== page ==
Florida Agriculture Department: Sunshine State Might Lose More than $522.5 Million Due to Coronavirus

This week, Florida Agriculture Commissioner Nikki Fried and the Florida Department of Agriculture and Consumer Services (FDACS) released the Florida Seasonal Crop COVID-19 Impact Assessment, a new report providing data on crop losses facing Florida farmers.

Based on figures reported by growers, total crop losses across the state through mid-April 2020 may exceed $522.5 million. Florida is the nation’s second-largest producer of seasonal specialty crops such as blueberries, strawberries, tomatoes, peppers, cucumbers, and more.

“As COVID-19 continues to upend our economy, access to a safe, healthy, secure domestic food supply is critical. That depends on our farmers, who are facing significant crop losses and unprecedented market challenges,” Fried said on Monday. “With high-volume buyers like theme parks and cruise lines closed, as well as continued unfair foreign trade practices, Florida’s growers are facing over half a billion dollars in losses. These crop loss figures reported by growers are the tip of the iceberg – without quick access to meaningful federal assistance, many of Florida’s multi-generation agriculture businesses could be sunk.”

The FDACS released the following:

Causes: The Florida foodservice industry’s demand for fresh produce has plummeted as large-scale buyers including restaurants, school districts, food processing facilities, and others have closed due to COVID-19. Farmers who depend significantly on these high-volume purchases are experiencing losses. In addition to these COVID-19 market issues, high volumes of unfairly-priced Mexican imported produce continue to over-saturate the U.S. market and driving prices below the economical point to harvest, pack, cool and ship the domestic product. As Florida and Mexico share nearly-identical growing seasons, COVID-19 has intensified the problem for Florida farmers.

Solutions: Fried and FDACS have been working tirelessly to help mitigate these losses.  Fried has worked closely with agricultural producers, the U.S. Department of Agriculture (USDA) and other partners to support Florida growers through these challenging circumstances. Fried has been in communication with Congress, USDA Secretary Perdue, and other federal agencies to advocate for fast economic relief, and with major retailers and state agencies to seek additional purchases of Florida-grown products, including produce and dairy. She has also advocated for increased focus on Florida’s food supply, and communicated and directly with farmers and ranchers to provide resources, support, and connections directly to buyers, consumers, and food banks. On Friday, the USDA announced $19 billion in aid for agriculture, but concerns remain about the aid’s timeliness and effectiveness due to payment limitations. Fried will continue working with USDA, Florida’s congressional delegation, and industry partners to push for the solutions and support Florida’s farmers need and deserve.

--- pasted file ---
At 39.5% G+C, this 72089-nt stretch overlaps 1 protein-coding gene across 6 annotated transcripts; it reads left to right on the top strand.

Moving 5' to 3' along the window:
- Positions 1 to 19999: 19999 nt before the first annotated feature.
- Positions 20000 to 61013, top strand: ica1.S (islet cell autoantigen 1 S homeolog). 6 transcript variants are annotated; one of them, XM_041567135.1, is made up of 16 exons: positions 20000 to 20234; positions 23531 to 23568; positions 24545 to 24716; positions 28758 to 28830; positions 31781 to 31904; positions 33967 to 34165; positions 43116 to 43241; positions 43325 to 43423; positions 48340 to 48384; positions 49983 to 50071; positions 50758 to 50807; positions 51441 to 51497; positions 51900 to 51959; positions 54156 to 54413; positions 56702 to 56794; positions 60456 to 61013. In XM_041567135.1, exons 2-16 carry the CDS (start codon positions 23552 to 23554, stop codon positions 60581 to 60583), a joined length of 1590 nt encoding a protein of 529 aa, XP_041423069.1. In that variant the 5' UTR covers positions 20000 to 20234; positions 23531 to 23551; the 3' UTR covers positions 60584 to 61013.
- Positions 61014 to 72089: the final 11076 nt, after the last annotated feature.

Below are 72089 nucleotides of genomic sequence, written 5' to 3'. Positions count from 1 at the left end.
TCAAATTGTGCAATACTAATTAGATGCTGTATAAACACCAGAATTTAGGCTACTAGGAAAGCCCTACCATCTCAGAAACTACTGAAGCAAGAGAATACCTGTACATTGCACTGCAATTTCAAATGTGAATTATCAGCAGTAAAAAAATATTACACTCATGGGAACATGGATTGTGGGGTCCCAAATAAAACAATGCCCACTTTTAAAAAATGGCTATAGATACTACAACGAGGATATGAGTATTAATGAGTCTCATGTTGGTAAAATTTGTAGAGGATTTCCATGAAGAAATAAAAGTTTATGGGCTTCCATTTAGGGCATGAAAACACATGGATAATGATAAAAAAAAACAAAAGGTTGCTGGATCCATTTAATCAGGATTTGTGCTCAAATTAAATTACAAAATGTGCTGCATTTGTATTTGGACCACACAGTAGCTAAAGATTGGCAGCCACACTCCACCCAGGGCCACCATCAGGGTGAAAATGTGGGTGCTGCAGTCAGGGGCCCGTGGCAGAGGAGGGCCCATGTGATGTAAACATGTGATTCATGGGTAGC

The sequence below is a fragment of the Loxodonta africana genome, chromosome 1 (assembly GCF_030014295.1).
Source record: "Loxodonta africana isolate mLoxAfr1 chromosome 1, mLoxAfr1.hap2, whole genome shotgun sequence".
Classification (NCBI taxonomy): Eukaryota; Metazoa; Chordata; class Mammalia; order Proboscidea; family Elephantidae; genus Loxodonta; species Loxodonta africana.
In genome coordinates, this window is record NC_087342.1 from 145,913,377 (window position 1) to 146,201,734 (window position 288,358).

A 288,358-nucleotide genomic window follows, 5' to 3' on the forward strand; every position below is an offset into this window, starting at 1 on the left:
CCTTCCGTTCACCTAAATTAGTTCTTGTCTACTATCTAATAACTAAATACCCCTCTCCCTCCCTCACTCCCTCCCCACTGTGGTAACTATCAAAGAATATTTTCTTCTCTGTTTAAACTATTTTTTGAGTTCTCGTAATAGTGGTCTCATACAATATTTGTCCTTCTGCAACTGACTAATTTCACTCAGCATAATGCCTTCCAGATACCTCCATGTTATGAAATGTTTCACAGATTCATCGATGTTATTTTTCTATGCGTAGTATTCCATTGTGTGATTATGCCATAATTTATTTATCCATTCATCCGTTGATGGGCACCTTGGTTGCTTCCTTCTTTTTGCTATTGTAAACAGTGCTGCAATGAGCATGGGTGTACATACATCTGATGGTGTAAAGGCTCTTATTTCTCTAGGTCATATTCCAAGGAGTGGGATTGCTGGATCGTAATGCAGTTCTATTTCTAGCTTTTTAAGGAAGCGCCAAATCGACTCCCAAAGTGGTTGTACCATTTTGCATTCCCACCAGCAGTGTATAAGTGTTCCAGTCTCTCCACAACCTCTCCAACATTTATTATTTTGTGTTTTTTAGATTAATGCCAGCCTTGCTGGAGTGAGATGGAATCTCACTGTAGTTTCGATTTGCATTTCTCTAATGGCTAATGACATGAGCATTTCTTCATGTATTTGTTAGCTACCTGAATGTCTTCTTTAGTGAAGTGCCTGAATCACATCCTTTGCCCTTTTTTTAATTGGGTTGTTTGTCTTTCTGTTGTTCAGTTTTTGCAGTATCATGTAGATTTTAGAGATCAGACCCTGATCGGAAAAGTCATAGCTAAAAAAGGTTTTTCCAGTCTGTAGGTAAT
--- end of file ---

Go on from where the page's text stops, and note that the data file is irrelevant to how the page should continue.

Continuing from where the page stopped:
Florida Seasonal Crop COVID-19 Impact Assessment: The Florida Seasonal Crop COVID-19 Impact Assessment was assembled utilizing phone interviews with growers on April 15, 2020. It should be noted that markets, as well as selling and purchase strategies, change rapidly for most crop sectors with the current conditions of the market. Fluctuations for these projected figures should be expected. Below is information on six of the eleven seasonal crops surveyed to collect value loss data for the Florida Seasonal Crop COVID-19 Impact Assessment.

Selected Crop Loss Data:

Lettuce: Circumstances have driven sales down by at least 60 percent for the season, with estimates of 75 percent or more of the crop being plowed under. A conservative value loss estimate for the Florida lettuce industry is $5-7 million. Some growers in this industry still have one month of harvest left to complete, and report that a more precise estimate will be available once the season ends in mid-May.

Green Beans: Estimated crop losses of green beans in Florida ranges from 50-75 percent and prices have fallen from $16-18 per box to $6-8 per box in one week. This crop loss cumulatively could range from 75-100 percent in Central and North Florida, where harvest season has just begun. Industry estimates may approach $40-50 million in overall losses. This crop is approaching heavy scheduled volumes and peak production in coming weeks.

Cabbage: Overall demand for Florida cabbage has decreased by almost 100 percent following the closure of processed product markets for food service. Estimates of crop losses approach $24 million for the Florida cabbage industry.

Zucchini/Squash: Growers of zucchini and squash are harvesting the crop only where pre-existing contracts are in place or for the purpose of preserving plants. With 25 percent of the product still remaining in fields, prices have dropped from $28 per box to as low as $3 per box. Estimated losses on Florida zucchini and squash are $17 million for each crop. These crops are approaching heavy scheduled volumes and peak production in coming weeks.

Peppers: It is estimated that up to at least 25 percent of the overall Florida pepper crop has yet to be picked, as growers are harvesting only to cover pre-existing contracts, and then are shutting down production quickly to minimize further losses. Each crop is typically only seeing one to two picks, resulting in approximately 20 percent of the total pepper business being plowed under this season. Estimated losses are at least $10 million on Florida peppers.

Cucumbers: Many South Florida companies grow cucumbers for the spring market, and 100 percent of that spring market crop may now be plowed under. Industry estimates approach up to $38 million in overall losses. This crop is approaching heavy scheduled volumes and peak production in coming weeks.

 

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